Cicadas Can Be Annoying Pests, but Are They Capable of Harming Pets?
Cicadas are coming back for the first time in 17 years, but are these loud insects harmful to your pets? Here's what pet owners should know.
Cicadas are loud, annoying, and crunchy — at least that’s what your dog thinks, anyway.
Every 17 years, cicadas emerge from the soil to molt and mate. While they’re here, find a partner, lay eggs, die, and provide crispy snacks for every skunk, seagull, and household pet that is lucky enough to get their mouth on them. If you’re a pet parent during this brood’s emergence, you too might be wondering if cicadas are harmful to dogs, or if they are nothing more than a nuisance.
Can cicadas hurt dogs?
Fortunately, cicadas are not harmful to dogs. Cicadas don’t possess any stingers, teeth, or mandibles capable of biting pets or humans. They don’t really damage anything while they are here, though their crunchy little bodies do leave a bit of a mess once they have shuffled off. According to Neeness, this is where cicadas tend to be most harmful.
And although cicadas don’t leave any lasting damage when they are alive — not even on most plants in your garden — their exoskeletal bodies can do some serious work on a sensitive digestive system. Lots of animals feast during cicada season and dogs are no different, but unlike a skunk or a raccoon, ingesting a cicada can be particularly difficult for dogs.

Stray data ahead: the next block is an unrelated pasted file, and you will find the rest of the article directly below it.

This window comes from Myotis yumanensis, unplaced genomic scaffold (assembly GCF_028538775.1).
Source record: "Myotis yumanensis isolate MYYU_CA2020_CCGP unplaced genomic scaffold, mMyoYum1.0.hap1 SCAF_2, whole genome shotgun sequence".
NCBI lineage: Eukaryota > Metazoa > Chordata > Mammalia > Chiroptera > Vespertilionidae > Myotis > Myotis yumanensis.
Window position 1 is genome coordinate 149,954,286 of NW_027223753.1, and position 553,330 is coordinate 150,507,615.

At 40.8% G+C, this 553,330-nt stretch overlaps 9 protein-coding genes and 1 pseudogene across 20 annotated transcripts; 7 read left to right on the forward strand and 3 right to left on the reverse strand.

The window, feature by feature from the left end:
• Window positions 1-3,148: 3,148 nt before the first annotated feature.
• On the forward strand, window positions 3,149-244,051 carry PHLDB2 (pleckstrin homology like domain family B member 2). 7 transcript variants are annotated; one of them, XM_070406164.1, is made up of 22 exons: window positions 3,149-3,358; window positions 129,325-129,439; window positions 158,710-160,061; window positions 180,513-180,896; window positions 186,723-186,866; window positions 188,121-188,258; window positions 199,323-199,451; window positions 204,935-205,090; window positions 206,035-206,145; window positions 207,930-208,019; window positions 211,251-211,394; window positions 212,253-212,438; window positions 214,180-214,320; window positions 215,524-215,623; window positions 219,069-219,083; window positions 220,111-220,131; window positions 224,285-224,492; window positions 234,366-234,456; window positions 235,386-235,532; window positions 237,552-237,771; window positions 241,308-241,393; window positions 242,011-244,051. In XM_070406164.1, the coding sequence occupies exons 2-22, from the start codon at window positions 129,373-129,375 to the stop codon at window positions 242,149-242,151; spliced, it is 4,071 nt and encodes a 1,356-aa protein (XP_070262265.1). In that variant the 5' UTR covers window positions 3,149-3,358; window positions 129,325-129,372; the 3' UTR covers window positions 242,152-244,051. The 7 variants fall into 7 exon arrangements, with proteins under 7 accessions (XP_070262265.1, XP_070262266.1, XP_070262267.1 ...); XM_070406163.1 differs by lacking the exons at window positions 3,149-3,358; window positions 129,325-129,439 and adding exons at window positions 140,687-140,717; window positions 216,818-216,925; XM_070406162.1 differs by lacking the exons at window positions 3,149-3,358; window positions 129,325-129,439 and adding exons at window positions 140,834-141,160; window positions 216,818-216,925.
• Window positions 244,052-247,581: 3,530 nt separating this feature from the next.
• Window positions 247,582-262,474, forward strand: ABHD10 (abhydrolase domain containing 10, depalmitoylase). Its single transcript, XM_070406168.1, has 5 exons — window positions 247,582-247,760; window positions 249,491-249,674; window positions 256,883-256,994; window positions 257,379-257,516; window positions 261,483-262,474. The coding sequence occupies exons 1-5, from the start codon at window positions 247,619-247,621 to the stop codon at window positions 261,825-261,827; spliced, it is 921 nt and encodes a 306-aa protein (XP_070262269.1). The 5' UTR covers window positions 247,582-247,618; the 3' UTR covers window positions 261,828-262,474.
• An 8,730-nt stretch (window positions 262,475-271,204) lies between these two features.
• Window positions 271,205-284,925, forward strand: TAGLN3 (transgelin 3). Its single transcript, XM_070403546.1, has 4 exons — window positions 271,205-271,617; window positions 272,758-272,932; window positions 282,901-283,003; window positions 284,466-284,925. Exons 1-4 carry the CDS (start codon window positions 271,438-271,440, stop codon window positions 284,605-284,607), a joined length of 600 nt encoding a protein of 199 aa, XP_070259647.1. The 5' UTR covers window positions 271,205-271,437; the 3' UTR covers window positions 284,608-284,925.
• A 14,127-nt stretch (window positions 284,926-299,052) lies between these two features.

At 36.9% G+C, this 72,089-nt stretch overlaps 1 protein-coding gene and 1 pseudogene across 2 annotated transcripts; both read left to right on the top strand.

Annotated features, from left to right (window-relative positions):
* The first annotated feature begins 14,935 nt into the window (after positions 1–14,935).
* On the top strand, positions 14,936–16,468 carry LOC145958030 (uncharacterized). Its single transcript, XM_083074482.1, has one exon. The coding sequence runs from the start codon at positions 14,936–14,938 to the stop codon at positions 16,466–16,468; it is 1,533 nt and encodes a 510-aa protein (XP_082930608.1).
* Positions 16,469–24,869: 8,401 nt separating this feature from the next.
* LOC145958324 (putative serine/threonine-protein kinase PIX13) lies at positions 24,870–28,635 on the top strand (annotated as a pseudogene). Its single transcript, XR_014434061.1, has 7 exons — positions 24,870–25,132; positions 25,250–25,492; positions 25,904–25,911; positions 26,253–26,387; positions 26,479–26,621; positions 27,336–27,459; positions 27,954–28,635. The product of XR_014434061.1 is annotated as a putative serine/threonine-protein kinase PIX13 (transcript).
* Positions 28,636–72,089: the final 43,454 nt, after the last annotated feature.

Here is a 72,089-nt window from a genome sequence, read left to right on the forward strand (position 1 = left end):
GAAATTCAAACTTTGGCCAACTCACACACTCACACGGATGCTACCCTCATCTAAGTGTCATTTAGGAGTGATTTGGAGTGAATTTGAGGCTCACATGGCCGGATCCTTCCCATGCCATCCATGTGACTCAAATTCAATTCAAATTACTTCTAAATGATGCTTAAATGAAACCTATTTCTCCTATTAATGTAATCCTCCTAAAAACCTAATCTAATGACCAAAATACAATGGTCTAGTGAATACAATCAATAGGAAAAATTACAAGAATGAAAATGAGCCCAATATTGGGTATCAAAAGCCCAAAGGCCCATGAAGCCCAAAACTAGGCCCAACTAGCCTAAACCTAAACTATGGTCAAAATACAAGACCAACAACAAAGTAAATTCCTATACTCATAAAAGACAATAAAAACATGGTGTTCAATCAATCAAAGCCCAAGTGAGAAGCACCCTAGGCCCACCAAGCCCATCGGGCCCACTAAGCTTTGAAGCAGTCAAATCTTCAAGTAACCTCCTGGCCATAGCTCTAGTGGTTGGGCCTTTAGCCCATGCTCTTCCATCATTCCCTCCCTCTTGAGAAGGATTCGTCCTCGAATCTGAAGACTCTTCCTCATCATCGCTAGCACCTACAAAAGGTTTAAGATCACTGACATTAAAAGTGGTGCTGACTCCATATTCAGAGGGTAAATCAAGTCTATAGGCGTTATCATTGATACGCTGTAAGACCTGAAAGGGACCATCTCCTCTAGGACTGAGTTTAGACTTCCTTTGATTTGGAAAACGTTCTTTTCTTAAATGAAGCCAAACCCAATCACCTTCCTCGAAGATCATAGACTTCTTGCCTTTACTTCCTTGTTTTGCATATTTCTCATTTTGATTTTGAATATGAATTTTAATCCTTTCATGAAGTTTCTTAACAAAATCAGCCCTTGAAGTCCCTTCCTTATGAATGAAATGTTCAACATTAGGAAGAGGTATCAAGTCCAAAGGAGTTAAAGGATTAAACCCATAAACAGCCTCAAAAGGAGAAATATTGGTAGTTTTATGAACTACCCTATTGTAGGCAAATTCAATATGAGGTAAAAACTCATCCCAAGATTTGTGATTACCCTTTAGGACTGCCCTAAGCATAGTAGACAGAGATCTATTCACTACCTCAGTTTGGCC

Why is my dog eating cicadas?
Dogs eat cicadas because, A) they are curious, and B) they are delicious little crunchy morsels. If your dog is anything like mine, they are going to put just about anything into their mouths, regardless of whether or not it's edible. Cicadas are ambulatory, fluttering, sound makers that are full of yummy protein — why wouldn’t your dog want to eat that?
Are cicadas toxic?
Eating one or two cicadas isn’t going to harm your dog, at least according to Dr. Gidan Kaplan, a veterinarian from County Animal Hospital in Mason, Ohio. Dr. Kaplan told Fox News that pet parents shouldn’t be concerned if their dog has snacked on a couple of cicadas, though he does recommend curbing the behavior if it starts turning into a frequent or gluttonous occurrence.
Cicadas are not toxic but that crunchy shell has been known to irritate a dog’s stomach lining. Eating too many cicadas can lead to vomiting, diarrhea, or lethargy: all symptoms that you’ll want to watch out for during the impending cicada season.
What should you do if your dog eats too many cicadas?
According to KMBC, if your dog is showing signs of stomach upset, if they are vomiting, eating grass, uncommonly lethargic, experiencing diarrhea, constipation, lack of appetite, or bloody stools, it might be time to call the vet. Follow your veterinarian’s orders by all means, but meanwhile, keep your pup away from any further cicadas.
Dogs aren’t good at “learning lessons” when it comes to eating things that are bad for them, so they might need reminders whenever they go out for a walk. Don’t worry, when the month is done, the cicadas will disappear for another 17 years, so both you and your dog can rest easy.